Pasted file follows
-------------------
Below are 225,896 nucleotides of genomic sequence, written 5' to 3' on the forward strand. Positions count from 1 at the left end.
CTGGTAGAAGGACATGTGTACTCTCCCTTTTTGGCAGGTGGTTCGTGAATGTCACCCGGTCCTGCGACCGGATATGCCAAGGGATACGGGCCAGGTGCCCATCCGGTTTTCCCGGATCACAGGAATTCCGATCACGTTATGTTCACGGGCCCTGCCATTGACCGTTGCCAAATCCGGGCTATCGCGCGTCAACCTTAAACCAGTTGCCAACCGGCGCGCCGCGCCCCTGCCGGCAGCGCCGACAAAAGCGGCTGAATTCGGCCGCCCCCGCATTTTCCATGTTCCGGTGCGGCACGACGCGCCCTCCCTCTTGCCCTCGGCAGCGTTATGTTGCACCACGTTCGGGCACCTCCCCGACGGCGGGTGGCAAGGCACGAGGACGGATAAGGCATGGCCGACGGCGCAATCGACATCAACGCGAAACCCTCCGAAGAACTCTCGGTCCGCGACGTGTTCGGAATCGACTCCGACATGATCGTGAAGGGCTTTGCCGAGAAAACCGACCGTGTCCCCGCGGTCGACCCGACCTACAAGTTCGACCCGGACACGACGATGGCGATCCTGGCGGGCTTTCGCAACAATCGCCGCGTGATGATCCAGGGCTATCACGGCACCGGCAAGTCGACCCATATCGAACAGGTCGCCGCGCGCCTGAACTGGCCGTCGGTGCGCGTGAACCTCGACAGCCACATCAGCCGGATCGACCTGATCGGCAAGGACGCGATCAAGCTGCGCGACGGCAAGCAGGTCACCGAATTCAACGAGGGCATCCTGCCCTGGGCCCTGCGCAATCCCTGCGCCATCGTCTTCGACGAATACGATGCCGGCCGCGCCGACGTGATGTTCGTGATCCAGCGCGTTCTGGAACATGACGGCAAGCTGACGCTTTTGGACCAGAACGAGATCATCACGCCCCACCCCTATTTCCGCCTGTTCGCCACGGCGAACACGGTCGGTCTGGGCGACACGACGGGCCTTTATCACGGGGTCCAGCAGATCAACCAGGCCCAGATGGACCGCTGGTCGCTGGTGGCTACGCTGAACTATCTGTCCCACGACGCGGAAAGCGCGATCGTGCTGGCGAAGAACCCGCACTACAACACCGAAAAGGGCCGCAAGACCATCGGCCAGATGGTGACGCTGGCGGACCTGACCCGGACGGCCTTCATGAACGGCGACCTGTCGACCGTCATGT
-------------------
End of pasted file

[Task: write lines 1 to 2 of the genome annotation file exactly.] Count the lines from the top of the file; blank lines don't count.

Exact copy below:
Below are 225,896 nucleotides of genomic sequence, written 5' to 3' on the forward strand. Positions count from 1 at the left end.
CTGGTAGAAGGACATGTGTACTCTCCCTTTTTGGCAGGTGGTTCGTGAATGTCACCCGGTCCTGCGACCGGATATGCCAAGGGATACGGGCCAGGTGCCCATCCGGTTTTCCCGGATCACAGGAATTCCGATCACGTTATGTTCACGGGCCCTGCCATTGACCGTTGCCAAATCCGGGCTATCGCGCGTCAACCTTAAACCAGTTGCCAACCGGCGCGCCGCGCCCCTGCCGGCAGCGCCGACAAAAGCGGCTGAATTCGGCCGCCCCCGCATTTTCCATGTTCCGGTGCGGCACGACGCGCCCTCCCTCTTGCCCTCGGCAGCGTTATGTTGCACCACGTTCGGGCACCTCCCCGACGGCGGGTGGCAAGGCACGAGGACGGATAAGGCATGGCCGACGGCGCAATCGACATCAACGCGAAACCCTCCGAAGAACTCTCGGTCCGCGACGTGTTCGGAATCGACTCCGACATGATCGTGAAGGGCTTTGCCGAGAAAACCGACCGTGTCCCCGCGGTCGACCCGACCTACAAGTTCGACCCGGACACGACGATGGCGATCCTGGCGGGCTTTCGCAACAATCGCCGCGTGATGATCCAGGGCTATCACGGCACCGGCAAGTCGACCCATATCGAACAGGTCGCCGCGCGCCTGAACTGGCCGTCGGTGCGCGTGAACCTCGACAGCCACATCAGCCGGATCGACCTGATCGGCAAGGACGCGATCAAGCTGCGCGACGGCAAGCAGGTCACCGAATTCAACGAGGGCATCCTGCCCTGGGCCCTGCGCAATCCCTGCGCCATCGTCTTCGACGAATACGATGCCGGCCGCGCCGACGTGATGTTCGTGATCCAGCGCGTTCTGGAACATGACGGCAAGCTGACGCTTTTGGACCAGAACGAGATCATCACGCCCCACCCCTATTTCCGCCTGTTCGCCACGGCGAACACGGTCGGTCTGGGCGACACGACGGGCCTTTATCACGGGGTCCAGCAGATCAACCAGGCCCAGATGGACCGCTGGTCGCTGGTGGCTACGCTGAACTATCTGTCCCACGACGCGGAAAGCGCGATCGTGCTGGCGAAGAACCCGCACTACAACACCGAAAAGGGCCGCAAGACCATCGGCCAGATGGTGACGCTGGCGGACCTGACCCGGACGGCCTTCATGAACGGCGACCTGTCGACCGTCATGT